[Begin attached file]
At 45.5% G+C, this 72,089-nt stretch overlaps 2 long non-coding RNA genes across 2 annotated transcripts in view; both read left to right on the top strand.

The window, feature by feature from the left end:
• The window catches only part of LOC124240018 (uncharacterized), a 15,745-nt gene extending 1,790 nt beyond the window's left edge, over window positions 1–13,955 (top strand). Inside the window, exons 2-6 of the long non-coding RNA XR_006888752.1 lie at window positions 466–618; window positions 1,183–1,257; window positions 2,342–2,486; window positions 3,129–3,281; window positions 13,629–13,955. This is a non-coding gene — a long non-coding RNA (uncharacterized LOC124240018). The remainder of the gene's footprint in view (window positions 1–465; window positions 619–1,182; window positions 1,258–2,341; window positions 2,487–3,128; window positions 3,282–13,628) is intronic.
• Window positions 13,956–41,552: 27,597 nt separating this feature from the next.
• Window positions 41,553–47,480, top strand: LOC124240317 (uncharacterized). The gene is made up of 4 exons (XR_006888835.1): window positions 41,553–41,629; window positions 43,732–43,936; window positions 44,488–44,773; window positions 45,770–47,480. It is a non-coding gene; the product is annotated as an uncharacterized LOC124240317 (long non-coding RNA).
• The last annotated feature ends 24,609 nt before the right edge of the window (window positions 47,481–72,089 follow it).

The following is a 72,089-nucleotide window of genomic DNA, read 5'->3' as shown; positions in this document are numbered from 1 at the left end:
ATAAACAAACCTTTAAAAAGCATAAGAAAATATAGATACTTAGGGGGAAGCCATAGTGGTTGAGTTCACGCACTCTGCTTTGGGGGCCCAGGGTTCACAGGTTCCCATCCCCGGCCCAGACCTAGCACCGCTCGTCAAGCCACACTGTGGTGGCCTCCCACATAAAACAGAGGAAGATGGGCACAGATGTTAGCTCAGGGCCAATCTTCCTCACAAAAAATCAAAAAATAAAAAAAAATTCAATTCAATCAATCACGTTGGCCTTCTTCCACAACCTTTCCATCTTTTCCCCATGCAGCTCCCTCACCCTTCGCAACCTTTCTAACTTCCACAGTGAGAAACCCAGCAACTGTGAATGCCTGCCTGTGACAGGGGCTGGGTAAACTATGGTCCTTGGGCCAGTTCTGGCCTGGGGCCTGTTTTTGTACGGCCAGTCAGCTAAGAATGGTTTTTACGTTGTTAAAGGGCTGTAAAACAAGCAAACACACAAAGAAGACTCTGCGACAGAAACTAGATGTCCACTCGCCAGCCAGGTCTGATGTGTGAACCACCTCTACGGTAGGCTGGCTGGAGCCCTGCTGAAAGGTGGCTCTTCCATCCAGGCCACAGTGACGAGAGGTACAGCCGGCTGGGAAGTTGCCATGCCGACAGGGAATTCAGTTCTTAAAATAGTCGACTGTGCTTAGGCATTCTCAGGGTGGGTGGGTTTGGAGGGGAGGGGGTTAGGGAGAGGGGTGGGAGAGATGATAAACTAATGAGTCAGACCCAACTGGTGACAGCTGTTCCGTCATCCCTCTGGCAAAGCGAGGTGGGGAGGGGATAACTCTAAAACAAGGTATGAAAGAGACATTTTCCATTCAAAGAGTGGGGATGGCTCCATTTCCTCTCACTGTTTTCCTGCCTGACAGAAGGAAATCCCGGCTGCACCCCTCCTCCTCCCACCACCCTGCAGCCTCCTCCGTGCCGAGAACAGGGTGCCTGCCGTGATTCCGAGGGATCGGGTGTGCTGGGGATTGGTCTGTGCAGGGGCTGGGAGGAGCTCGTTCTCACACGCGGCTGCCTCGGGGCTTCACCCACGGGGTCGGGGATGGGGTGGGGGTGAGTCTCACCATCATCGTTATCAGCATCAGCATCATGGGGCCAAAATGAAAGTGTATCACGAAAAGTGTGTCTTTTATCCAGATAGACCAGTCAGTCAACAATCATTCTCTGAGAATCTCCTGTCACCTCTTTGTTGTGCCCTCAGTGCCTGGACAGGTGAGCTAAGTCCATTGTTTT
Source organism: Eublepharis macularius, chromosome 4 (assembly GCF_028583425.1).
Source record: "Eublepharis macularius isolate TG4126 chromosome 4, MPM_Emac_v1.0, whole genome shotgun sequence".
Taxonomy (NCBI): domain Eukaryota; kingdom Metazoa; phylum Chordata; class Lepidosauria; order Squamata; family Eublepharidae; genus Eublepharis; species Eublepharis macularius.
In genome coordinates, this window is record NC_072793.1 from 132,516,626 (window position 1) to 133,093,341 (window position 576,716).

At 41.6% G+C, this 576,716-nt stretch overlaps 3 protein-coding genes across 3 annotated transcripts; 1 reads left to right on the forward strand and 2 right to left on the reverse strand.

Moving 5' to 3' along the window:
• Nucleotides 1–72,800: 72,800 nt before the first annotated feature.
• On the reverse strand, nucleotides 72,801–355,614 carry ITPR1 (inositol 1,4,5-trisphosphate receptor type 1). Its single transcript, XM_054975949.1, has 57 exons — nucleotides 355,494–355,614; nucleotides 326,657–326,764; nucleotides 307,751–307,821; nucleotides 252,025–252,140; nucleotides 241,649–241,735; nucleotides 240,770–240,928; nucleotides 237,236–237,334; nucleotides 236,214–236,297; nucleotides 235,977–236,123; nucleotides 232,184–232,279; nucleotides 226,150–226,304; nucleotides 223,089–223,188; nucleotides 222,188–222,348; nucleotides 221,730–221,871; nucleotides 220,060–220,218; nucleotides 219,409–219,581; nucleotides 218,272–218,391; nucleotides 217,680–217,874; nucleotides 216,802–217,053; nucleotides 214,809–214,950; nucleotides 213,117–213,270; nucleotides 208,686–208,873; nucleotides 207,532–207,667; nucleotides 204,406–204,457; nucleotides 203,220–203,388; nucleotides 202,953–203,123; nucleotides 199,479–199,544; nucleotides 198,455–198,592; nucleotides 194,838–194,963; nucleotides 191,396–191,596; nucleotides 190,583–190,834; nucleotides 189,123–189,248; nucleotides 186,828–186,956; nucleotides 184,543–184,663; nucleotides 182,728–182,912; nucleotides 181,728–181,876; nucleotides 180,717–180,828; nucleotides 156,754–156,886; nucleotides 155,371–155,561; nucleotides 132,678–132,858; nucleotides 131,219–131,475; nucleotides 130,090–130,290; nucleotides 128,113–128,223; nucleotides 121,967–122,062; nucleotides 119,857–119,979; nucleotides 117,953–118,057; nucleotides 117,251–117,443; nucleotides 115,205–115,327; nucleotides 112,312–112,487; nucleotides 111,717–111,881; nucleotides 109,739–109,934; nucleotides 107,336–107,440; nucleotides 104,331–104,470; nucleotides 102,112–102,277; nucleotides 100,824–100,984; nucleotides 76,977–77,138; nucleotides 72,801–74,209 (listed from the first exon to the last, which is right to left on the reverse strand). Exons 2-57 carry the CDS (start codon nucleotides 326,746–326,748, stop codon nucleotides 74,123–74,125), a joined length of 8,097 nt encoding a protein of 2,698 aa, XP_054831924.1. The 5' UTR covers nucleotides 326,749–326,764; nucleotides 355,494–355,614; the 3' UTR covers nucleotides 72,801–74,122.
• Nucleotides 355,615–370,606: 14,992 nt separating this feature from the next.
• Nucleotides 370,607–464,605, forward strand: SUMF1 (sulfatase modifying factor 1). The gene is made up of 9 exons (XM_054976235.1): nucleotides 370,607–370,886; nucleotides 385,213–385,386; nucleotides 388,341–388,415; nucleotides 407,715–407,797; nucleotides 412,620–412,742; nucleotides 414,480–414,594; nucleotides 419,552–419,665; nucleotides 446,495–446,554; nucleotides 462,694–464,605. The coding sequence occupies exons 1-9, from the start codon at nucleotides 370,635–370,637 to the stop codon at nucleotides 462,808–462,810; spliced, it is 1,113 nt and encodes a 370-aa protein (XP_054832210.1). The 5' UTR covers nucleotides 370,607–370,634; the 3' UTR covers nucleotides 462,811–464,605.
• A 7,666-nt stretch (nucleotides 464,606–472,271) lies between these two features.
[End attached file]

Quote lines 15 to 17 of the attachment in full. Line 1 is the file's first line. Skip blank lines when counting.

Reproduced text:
• Nucleotides 1–72,800: 72,800 nt before the first annotated feature.
• On the reverse strand, nucleotides 72,801–355,614 carry ITPR1 (inositol 1,4,5-trisphosphate receptor type 1). Its single transcript, XM_054975949.1, has 57 exons — nucleotides 355,494–355,614; nucleotides 326,657–326,764; nucleotides 307,751–307,821; nucleotides 252,025–252,140; nucleotides 241,649–241,735; nucleotides 240,770–240,928; nucleotides 237,236–237,334; nucleotides 236,214–236,297; nucleotides 235,977–236,123; nucleotides 232,184–232,279; nucleotides 226,150–226,304; nucleotides 223,089–223,188; nucleotides 222,188–222,348; nucleotides 221,730–221,871; nucleotides 220,060–220,218; nucleotides 219,409–219,581; nucleotides 218,272–218,391; nucleotides 217,680–217,874; nucleotides 216,802–217,053; nucleotides 214,809–214,950; nucleotides 213,117–213,270; nucleotides 208,686–208,873; nucleotides 207,532–207,667; nucleotides 204,406–204,457; nucleotides 203,220–203,388; nucleotides 202,953–203,123; nucleotides 199,479–199,544; nucleotides 198,455–198,592; nucleotides 194,838–194,963; nucleotides 191,396–191,596; nucleotides 190,583–190,834; nucleotides 189,123–189,248; nucleotides 186,828–186,956; nucleotides 184,543–184,663; nucleotides 182,728–182,912; nucleotides 181,728–181,876; nucleotides 180,717–180,828; nucleotides 156,754–156,886; nucleotides 155,371–155,561; nucleotides 132,678–132,858; nucleotides 131,219–131,475; nucleotides 130,090–130,290; nucleotides 128,113–128,223; nucleotides 121,967–122,062; nucleotides 119,857–119,979; nucleotides 117,953–118,057; nucleotides 117,251–117,443; nucleotides 115,205–115,327; nucleotides 112,312–112,487; nucleotides 111,717–111,881; nucleotides 109,739–109,934; nucleotides 107,336–107,440; nucleotides 104,331–104,470; nucleotides 102,112–102,277; nucleotides 100,824–100,984; nucleotides 76,977–77,138; nucleotides 72,801–74,209 (listed from the first exon to the last, which is right to left on the reverse strand). Exons 2-57 carry the CDS (start codon nucleotides 326,746–326,748, stop codon nucleotides 74,123–74,125), a joined length of 8,097 nt encoding a protein of 2,698 aa, XP_054831924.1. The 5' UTR covers nucleotides 326,749–326,764; nucleotides 355,494–355,614; the 3' UTR covers nucleotides 72,801–74,122.
• Nucleotides 355,615–370,606: 14,992 nt separating this feature from the next.